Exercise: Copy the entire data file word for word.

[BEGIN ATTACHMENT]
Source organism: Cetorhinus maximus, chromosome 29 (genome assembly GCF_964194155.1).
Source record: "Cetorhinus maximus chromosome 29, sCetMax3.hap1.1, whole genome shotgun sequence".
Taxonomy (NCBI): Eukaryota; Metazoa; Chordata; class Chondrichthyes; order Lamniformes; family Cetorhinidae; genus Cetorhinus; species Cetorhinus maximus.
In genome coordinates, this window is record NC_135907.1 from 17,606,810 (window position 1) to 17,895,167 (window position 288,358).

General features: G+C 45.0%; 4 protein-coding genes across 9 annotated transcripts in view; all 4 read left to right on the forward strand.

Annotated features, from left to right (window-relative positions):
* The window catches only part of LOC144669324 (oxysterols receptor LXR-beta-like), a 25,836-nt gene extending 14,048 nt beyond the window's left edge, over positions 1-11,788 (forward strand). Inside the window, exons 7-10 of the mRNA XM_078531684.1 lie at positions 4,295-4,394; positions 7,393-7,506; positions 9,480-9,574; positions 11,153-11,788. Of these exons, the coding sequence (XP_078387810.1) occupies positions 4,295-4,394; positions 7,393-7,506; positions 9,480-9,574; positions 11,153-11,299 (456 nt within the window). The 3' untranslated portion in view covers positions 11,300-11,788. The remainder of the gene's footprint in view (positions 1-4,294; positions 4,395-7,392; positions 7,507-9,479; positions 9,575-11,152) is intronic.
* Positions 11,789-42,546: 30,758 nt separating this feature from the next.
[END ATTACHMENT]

Source organism: Cetorhinus maximus, chromosome 29 (genome assembly GCF_964194155.1).
Source record: "Cetorhinus maximus chromosome 29, sCetMax3.hap1.1, whole genome shotgun sequence".
Taxonomy (NCBI): Eukaryota; Metazoa; Chordata; class Chondrichthyes; order Lamniformes; family Cetorhinidae; genus Cetorhinus; species Cetorhinus maximus.
In genome coordinates, this window is record NC_135907.1 from 17,606,810 (window position 1) to 17,895,167 (window position 288,358).

General features: G+C 45.0%; 4 protein-coding genes across 9 annotated transcripts in view; all 4 read left to right on the forward strand.

Annotated features, from left to right (window-relative positions):
* The window catches only part of LOC144669324 (oxysterols receptor LXR-beta-like), a 25,836-nt gene extending 14,048 nt beyond the window's left edge, over positions 1-11,788 (forward strand). Inside the window, exons 7-10 of the mRNA XM_078531684.1 lie at positions 4,295-4,394; positions 7,393-7,506; positions 9,480-9,574; positions 11,153-11,788. Of these exons, the coding sequence (XP_078387810.1) occupies positions 4,295-4,394; positions 7,393-7,506; positions 9,480-9,574; positions 11,153-11,299 (456 nt within the window). The 3' untranslated portion in view covers positions 11,300-11,788. The remainder of the gene's footprint in view (positions 1-4,294; positions 4,395-7,392; positions 7,507-9,479; positions 9,575-11,152) is intronic.
* Positions 11,789-42,546: 30,758 nt separating this feature from the next.